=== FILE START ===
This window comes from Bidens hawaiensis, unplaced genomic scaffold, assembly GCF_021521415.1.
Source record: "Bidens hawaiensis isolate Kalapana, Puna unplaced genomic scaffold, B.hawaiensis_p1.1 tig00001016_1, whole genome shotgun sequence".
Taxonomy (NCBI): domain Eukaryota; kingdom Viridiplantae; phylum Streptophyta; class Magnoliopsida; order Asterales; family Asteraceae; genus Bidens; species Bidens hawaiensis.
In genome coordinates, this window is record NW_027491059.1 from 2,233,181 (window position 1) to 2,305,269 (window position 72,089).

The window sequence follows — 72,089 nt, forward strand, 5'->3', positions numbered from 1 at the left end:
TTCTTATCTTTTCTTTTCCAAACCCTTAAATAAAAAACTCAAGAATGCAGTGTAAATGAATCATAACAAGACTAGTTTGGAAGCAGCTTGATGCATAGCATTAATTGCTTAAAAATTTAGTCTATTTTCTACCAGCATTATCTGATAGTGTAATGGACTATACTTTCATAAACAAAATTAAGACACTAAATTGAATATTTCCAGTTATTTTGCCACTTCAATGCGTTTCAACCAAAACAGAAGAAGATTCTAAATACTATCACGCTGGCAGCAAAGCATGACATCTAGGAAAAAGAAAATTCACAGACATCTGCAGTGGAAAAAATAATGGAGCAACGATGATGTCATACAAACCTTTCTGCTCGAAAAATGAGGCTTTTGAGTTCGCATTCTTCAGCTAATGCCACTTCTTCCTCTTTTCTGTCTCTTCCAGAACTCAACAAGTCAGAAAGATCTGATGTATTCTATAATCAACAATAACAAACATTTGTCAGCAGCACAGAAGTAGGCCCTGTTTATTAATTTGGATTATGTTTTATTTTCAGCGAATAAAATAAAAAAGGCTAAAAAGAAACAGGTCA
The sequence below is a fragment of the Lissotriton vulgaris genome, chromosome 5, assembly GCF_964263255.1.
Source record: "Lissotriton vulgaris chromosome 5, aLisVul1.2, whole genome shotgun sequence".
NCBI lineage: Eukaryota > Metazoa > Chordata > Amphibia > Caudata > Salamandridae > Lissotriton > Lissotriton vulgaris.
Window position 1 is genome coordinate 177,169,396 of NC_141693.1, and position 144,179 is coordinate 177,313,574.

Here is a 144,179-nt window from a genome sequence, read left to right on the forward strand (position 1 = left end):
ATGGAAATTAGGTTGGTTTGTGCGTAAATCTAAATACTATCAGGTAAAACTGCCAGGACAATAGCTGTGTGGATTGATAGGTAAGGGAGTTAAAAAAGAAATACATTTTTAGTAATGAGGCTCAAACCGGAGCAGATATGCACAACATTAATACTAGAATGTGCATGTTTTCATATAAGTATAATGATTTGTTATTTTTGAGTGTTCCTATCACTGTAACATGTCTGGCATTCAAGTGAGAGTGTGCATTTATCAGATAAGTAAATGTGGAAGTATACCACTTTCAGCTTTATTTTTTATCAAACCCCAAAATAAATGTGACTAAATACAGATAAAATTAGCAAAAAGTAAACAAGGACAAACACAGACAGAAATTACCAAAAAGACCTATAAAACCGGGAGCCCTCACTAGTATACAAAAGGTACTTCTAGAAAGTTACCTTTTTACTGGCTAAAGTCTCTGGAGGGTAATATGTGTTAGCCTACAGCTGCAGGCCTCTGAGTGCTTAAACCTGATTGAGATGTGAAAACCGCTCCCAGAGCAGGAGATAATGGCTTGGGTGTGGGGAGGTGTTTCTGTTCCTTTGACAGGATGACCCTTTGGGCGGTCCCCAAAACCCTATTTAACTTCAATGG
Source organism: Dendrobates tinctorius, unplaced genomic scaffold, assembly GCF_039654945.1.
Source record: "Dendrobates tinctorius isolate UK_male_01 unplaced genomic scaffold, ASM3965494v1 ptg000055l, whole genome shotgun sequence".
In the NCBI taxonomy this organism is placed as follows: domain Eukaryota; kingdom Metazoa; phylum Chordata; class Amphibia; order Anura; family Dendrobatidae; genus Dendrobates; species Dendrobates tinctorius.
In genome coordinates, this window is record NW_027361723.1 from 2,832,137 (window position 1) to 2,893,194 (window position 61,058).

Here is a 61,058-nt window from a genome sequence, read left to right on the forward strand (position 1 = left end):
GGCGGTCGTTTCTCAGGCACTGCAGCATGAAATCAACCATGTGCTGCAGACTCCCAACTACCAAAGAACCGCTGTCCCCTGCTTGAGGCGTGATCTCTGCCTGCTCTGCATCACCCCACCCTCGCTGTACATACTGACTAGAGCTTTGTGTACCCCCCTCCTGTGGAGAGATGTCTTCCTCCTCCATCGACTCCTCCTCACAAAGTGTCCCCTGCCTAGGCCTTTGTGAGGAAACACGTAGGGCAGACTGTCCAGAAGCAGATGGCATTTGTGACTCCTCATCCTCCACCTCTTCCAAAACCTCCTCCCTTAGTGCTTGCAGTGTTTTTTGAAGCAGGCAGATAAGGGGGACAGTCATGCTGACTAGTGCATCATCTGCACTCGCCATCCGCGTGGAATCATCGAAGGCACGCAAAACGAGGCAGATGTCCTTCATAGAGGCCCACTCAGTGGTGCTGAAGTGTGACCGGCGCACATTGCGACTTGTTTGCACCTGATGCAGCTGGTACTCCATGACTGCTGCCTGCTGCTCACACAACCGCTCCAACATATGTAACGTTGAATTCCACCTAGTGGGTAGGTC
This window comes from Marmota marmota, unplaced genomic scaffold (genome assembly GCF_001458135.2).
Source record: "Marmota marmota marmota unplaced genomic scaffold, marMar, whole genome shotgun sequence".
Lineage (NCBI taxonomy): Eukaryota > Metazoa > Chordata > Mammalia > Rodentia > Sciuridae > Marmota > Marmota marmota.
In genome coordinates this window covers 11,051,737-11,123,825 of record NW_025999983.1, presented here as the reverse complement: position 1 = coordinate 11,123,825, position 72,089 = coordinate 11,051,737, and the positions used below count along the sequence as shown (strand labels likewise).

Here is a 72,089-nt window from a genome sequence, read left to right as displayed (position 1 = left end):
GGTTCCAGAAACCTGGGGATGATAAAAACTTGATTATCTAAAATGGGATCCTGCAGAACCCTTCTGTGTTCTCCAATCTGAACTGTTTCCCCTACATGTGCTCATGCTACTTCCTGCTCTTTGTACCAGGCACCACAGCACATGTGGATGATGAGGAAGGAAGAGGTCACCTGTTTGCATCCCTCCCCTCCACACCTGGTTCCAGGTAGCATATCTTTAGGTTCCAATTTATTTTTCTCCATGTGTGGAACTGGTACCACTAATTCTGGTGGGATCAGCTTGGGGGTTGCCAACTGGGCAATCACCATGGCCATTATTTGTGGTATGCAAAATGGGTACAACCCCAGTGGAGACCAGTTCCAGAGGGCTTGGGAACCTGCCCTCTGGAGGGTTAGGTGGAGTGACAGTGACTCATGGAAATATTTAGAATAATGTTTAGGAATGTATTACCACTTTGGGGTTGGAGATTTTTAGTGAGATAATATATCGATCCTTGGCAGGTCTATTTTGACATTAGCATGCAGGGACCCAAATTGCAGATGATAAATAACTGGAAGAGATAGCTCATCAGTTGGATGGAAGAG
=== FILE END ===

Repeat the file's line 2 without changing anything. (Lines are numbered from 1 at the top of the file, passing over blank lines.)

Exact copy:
Source record: "Bidens hawaiensis isolate Kalapana, Puna unplaced genomic scaffold, B.hawaiensis_p1.1 tig00001016_1, whole genome shotgun sequence".